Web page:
Warsaw Jewish Ghetto
The Jewish ghetto in Warsaw, the largest in occupied Europe, home to the largest Jewish community, was surrounded by an 18-kilometer wall and sealed to the outside world during November 1940. At its peak, half a million Jews lived in the Warsaw ghetto. Deportations to the Treblinka extermination camp began on July 23, 1942, and continued until September 21; 254,000 Warsaw Jews were gassed to death in that operation. When Nazi forces arrived to liquidate the ghetto on April 19, 1943, the Jewish Combat Organization arose in revolt. The outnumbered and outgunned ghetto fighters carried on their insurrection for three weeks but were finally defeated on May 10, 1943.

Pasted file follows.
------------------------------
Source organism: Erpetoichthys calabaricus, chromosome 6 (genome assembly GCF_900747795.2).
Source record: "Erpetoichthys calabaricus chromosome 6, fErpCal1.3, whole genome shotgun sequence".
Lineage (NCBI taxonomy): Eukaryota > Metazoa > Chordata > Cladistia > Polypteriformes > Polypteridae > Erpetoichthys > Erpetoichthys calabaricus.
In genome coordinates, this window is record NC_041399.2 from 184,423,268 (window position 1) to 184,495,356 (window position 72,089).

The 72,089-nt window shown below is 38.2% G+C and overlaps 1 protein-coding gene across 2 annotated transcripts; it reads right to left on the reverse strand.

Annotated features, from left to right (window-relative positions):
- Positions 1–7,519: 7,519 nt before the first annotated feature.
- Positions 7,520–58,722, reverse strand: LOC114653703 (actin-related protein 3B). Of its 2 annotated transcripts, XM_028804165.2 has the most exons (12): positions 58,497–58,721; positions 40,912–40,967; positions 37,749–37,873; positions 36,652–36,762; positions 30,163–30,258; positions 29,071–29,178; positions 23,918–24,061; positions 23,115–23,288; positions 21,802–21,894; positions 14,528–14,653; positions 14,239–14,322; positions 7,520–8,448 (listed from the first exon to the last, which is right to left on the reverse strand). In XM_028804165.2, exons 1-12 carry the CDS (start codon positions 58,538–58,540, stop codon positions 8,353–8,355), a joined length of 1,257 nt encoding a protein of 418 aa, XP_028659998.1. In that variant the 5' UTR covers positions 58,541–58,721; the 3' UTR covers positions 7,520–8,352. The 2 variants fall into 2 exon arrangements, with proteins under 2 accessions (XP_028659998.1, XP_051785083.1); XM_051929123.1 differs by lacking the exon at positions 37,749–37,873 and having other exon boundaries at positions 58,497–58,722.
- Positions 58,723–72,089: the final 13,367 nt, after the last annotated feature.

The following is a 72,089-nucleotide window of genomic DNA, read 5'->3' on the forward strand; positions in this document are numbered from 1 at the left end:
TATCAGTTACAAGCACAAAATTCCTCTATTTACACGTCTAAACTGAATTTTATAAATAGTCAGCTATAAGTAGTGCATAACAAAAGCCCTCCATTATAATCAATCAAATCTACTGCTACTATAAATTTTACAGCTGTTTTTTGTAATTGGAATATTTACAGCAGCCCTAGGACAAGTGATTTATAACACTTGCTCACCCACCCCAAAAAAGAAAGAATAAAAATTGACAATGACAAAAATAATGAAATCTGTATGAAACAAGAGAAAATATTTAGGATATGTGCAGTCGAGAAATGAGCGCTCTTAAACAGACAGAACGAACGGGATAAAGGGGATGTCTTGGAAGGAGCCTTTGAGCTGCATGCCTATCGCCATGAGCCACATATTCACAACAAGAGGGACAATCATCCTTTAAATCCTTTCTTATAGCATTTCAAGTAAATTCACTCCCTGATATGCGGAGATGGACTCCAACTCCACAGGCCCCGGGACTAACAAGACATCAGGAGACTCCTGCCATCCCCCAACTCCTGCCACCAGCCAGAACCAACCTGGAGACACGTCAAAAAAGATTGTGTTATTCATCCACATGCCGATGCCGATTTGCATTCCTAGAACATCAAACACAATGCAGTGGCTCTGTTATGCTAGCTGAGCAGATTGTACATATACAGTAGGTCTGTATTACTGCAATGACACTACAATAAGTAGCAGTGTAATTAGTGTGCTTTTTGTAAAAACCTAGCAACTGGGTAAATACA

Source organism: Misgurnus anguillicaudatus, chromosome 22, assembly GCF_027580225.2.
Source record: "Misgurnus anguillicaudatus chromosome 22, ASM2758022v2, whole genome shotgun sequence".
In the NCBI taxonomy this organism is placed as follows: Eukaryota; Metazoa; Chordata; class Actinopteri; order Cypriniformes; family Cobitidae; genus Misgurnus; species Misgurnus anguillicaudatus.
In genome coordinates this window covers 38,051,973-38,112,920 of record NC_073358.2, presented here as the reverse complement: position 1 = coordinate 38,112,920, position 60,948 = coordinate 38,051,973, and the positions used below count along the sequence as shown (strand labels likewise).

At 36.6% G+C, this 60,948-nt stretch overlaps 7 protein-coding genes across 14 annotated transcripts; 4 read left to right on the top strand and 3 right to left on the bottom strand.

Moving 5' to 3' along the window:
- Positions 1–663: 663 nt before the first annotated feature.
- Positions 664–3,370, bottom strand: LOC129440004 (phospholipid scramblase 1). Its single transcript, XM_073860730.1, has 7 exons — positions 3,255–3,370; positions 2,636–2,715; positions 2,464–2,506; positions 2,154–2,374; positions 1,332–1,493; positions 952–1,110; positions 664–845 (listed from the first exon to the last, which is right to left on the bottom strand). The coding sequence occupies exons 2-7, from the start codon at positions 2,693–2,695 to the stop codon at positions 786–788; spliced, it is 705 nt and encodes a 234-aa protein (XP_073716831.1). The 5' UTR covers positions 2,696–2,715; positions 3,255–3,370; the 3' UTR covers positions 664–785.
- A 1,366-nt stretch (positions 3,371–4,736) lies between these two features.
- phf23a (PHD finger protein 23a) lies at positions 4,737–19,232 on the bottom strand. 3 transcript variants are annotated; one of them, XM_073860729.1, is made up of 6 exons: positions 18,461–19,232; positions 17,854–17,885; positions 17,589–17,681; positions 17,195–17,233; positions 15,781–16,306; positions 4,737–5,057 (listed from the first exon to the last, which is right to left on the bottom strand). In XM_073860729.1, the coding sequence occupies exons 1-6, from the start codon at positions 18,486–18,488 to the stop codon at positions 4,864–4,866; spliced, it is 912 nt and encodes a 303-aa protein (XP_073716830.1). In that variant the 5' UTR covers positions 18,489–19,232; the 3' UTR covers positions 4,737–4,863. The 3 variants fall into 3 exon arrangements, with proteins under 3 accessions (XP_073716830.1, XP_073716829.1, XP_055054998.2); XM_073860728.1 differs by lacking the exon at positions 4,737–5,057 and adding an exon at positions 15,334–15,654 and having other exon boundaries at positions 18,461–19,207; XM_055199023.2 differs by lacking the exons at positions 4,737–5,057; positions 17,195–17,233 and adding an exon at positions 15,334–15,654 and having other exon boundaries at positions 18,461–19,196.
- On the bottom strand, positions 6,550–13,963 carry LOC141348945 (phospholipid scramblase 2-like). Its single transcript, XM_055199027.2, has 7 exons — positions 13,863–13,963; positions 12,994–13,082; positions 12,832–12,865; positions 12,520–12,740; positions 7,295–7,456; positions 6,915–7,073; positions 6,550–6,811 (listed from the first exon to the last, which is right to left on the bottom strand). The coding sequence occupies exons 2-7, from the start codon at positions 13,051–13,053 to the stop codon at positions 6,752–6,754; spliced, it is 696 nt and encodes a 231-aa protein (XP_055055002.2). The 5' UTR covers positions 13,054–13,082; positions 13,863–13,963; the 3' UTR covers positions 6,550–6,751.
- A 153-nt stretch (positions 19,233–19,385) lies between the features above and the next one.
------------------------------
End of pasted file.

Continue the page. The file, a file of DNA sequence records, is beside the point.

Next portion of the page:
Pictured Above: A June 9, 1941, postal card from a Warsaw ghetto resident to Alfred Schwarcbaum at Lausanne, Switzerland. It was first censored by the Jewish Council, which applied the small boxed “Judenrat Warschau” mark at the upper left, and then by the Nazis, who applied the red roller censor mark at Frankfurt.
Pictured Below: A February 26, 1941, postal card from Soviet Lithuania to a Warsaw ghetto resident; German postal censorship at Königsberg.
The double-circular violet “S.P.D.Z” [Jewish Postal Agency] handstamp indicates that a 30-groschen payment was collected on delivery for the carrier’s and forwarding fees.
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